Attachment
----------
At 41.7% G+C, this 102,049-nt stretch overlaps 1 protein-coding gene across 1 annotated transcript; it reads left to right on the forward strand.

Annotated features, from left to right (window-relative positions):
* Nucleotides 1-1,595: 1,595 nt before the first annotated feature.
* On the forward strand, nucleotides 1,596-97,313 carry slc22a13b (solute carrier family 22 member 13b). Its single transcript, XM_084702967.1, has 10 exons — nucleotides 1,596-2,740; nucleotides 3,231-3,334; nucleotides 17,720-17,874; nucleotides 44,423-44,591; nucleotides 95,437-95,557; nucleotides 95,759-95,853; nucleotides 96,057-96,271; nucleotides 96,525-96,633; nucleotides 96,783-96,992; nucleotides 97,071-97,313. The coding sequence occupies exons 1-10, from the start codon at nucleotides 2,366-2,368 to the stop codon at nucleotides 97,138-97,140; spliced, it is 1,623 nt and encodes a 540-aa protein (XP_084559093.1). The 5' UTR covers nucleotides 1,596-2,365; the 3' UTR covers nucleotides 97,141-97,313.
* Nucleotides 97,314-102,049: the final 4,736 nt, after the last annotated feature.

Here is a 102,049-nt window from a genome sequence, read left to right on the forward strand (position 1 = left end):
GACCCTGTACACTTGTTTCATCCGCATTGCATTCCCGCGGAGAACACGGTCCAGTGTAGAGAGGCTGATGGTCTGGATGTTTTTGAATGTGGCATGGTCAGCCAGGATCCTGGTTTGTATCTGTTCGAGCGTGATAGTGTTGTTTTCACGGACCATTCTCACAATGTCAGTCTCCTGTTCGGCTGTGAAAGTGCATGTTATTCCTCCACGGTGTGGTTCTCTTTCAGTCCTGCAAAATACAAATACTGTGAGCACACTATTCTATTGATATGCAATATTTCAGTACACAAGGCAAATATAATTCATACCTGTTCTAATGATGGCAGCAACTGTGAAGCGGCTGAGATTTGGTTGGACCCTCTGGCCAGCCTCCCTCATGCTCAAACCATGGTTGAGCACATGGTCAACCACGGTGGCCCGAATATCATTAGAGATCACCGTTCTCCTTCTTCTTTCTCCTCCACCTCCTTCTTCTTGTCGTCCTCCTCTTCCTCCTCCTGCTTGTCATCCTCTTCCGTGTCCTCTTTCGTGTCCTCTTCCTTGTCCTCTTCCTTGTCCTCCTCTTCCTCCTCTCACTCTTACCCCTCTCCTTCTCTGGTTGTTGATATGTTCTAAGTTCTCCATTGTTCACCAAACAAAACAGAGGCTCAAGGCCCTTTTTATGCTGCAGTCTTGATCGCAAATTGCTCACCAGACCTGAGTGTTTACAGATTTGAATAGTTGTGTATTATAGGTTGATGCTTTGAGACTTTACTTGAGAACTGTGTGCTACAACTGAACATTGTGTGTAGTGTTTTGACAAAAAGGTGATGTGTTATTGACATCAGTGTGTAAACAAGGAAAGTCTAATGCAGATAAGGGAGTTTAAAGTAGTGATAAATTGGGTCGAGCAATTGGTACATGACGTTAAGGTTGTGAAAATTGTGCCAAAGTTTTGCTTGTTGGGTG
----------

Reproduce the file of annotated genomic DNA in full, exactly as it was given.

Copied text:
At 41.7% G+C, this 102,049-nt stretch overlaps 1 protein-coding gene across 1 annotated transcript; it reads left to right on the forward strand.

Annotated features, from left to right (window-relative positions):
* Nucleotides 1-1,595: 1,595 nt before the first annotated feature.
* On the forward strand, nucleotides 1,596-97,313 carry slc22a13b (solute carrier family 22 member 13b). Its single transcript, XM_084702967.1, has 10 exons — nucleotides 1,596-2,740; nucleotides 3,231-3,334; nucleotides 17,720-17,874; nucleotides 44,423-44,591; nucleotides 95,437-95,557; nucleotides 95,759-95,853; nucleotides 96,057-96,271; nucleotides 96,525-96,633; nucleotides 96,783-96,992; nucleotides 97,071-97,313. The coding sequence occupies exons 1-10, from the start codon at nucleotides 2,366-2,368 to the stop codon at nucleotides 97,138-97,140; spliced, it is 1,623 nt and encodes a 540-aa protein (XP_084559093.1). The 5' UTR covers nucleotides 1,596-2,365; the 3' UTR covers nucleotides 97,141-97,313.
* Nucleotides 97,314-102,049: the final 4,736 nt, after the last annotated feature.

Here is a 102,049-nt window from a genome sequence, read left to right on the forward strand (position 1 = left end):
GACCCTGTACACTTGTTTCATCCGCATTGCATTCCCGCGGAGAACACGGTCCAGTGTAGAGAGGCTGATGGTCTGGATGTTTTTGAATGTGGCATGGTCAGCCAGGATCCTGGTTTGTATCTGTTCGAGCGTGATAGTGTTGTTTTCACGGACCATTCTCACAATGTCAGTCTCCTGTTCGGCTGTGAAAGTGCATGTTATTCCTCCACGGTGTGGTTCTCTTTCAGTCCTGCAAAATACAAATACTGTGAGCACACTATTCTATTGATATGCAATATTTCAGTACACAAGGCAAATATAATTCATACCTGTTCTAATGATGGCAGCAACTGTGAAGCGGCTGAGATTTGGTTGGACCCTCTGGCCAGCCTCCCTCATGCTCAAACCATGGTTGAGCACATGGTCAACCACGGTGGCCCGAATATCATTAGAGATCACCGTTCTCCTTCTTCTTTCTCCTCCACCTCCTTCTTCTTGTCGTCCTCCTCTTCCTCCTCCTGCTTGTCATCCTCTTCCGTGTCCTCTTTCGTGTCCTCTTCCTTGTCCTCTTCCTTGTCCTCCTCTTCCTCCTCTCACTCTTACCCCTCTCCTTCTCTGGTTGTTGATATGTTCTAAGTTCTCCATTGTTCACCAAACAAAACAGAGGCTCAAGGCCCTTTTTATGCTGCAGTCTTGATCGCAAATTGCTCACCAGACCTGAGTGTTTACAGATTTGAATAGTTGTGTATTATAGGTTGATGCTTTGAGACTTTACTTGAGAACTGTGTGCTACAACTGAACATTGTGTGTAGTGTTTTGACAAAAAGGTGATGTGTTATTGACATCAGTGTGTAAACAAGGAAAGTCTAATGCAGATAAGGGAGTTTAAAGTAGTGATAAATTGGGTCGAGCAATTGGTACATGACGTTAAGGTTGTGAAAATTGTGCCAAAGTTTTGCTTGTTGGGTG